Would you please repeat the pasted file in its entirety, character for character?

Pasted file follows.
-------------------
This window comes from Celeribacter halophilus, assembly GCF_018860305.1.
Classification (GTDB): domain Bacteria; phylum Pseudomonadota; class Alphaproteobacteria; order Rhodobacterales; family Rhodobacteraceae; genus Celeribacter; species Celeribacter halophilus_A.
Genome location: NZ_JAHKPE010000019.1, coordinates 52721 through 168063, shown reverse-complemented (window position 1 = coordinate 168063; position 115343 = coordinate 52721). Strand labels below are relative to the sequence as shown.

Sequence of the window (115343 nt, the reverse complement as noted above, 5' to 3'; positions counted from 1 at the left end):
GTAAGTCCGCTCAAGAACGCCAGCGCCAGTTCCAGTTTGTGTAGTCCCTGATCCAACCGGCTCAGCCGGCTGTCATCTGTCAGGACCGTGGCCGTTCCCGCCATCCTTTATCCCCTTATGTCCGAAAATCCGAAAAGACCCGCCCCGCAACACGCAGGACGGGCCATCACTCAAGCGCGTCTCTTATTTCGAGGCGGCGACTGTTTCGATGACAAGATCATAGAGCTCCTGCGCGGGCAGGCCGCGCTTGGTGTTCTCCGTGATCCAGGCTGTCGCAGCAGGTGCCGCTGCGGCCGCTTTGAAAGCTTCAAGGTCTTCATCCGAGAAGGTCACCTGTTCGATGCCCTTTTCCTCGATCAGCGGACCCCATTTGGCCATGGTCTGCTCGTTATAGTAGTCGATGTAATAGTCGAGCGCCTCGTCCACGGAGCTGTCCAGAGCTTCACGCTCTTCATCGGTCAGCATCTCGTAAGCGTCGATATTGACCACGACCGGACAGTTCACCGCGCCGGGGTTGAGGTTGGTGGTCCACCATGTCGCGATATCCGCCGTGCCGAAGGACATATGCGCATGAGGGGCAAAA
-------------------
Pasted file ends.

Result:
This window comes from Celeribacter halophilus, assembly GCF_018860305.1.
Classification (GTDB): domain Bacteria; phylum Pseudomonadota; class Alphaproteobacteria; order Rhodobacterales; family Rhodobacteraceae; genus Celeribacter; species Celeribacter halophilus_A.
Genome location: NZ_JAHKPE010000019.1, coordinates 52721 through 168063, shown reverse-complemented (window position 1 = coordinate 168063; position 115343 = coordinate 52721). Strand labels below are relative to the sequence as shown.

Sequence of the window (115343 nt, the reverse complement as noted above, 5' to 3'; positions counted from 1 at the left end):
GTAAGTCCGCTCAAGAACGCCAGCGCCAGTTCCAGTTTGTGTAGTCCCTGATCCAACCGGCTCAGCCGGCTGTCATCTGTCAGGACCGTGGCCGTTCCCGCCATCCTTTATCCCCTTATGTCCGAAAATCCGAAAAGACCCGCCCCGCAACACGCAGGACGGGCCATCACTCAAGCGCGTCTCTTATTTCGAGGCGGCGACTGTTTCGATGACAAGATCATAGAGCTCCTGCGCGGGCAGGCCGCGCTTGGTGTTCTCCGTGATCCAGGCTGTCGCAGCAGGTGCCGCTGCGGCCGCTTTGAAAGCTTCAAGGTCTTCATCCGAGAAGGTCACCTGTTCGATGCCCTTTTCCTCGATCAGCGGACCCCATTTGGCCATGGTCTGCTCGTTATAGTAGTCGATGTAATAGTCGAGCGCCTCGTCCACGGAGCTGTCCAGAGCTTCACGCTCTTCATCGGTCAGCATCTCGTAAGCGTCGATATTGACCACGACCGGACAGTTCACCGCGCCGGGGTTGAGGTTGGTGGTCCACCATGTCGCGATATCCGCCGTGCCGAAGGACATATGCGCATGAGGGGCAAAA